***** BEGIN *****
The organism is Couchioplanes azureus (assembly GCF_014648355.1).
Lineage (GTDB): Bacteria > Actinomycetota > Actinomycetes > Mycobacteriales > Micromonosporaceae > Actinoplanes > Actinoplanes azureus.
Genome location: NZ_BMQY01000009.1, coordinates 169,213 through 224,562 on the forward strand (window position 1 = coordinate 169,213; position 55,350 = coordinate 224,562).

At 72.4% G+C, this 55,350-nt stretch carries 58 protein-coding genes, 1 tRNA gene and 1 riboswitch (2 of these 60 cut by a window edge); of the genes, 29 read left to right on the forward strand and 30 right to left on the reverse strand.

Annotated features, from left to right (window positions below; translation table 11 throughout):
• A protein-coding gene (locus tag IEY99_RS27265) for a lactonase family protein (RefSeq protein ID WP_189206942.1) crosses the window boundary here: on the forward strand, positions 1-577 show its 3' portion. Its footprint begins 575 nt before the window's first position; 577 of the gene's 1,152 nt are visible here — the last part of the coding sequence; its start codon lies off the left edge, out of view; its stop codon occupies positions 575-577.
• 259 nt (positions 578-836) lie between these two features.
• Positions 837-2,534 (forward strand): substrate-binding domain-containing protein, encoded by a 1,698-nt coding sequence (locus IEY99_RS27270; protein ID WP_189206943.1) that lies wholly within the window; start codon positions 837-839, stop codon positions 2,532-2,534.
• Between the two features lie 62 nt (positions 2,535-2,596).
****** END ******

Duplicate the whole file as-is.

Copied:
The organism is Couchioplanes azureus (assembly GCF_014648355.1).
Lineage (GTDB): Bacteria > Actinomycetota > Actinomycetes > Mycobacteriales > Micromonosporaceae > Actinoplanes > Actinoplanes azureus.
Genome location: NZ_BMQY01000009.1, coordinates 169,213 through 224,562 on the forward strand (window position 1 = coordinate 169,213; position 55,350 = coordinate 224,562).

At 72.4% G+C, this 55,350-nt stretch carries 58 protein-coding genes, 1 tRNA gene and 1 riboswitch (2 of these 60 cut by a window edge); of the genes, 29 read left to right on the forward strand and 30 right to left on the reverse strand.

Annotated features, from left to right (window positions below; translation table 11 throughout):
• A protein-coding gene (locus tag IEY99_RS27265) for a lactonase family protein (RefSeq protein ID WP_189206942.1) crosses the window boundary here: on the forward strand, positions 1-577 show its 3' portion. Its footprint begins 575 nt before the window's first position; 577 of the gene's 1,152 nt are visible here — the last part of the coding sequence; its start codon lies off the left edge, out of view; its stop codon occupies positions 575-577.
• 259 nt (positions 578-836) lie between these two features.
• Positions 837-2,534 (forward strand): substrate-binding domain-containing protein, encoded by a 1,698-nt coding sequence (locus IEY99_RS27270; protein ID WP_189206943.1) that lies wholly within the window; start codon positions 837-839, stop codon positions 2,532-2,534.
• Between the two features lie 62 nt (positions 2,535-2,596).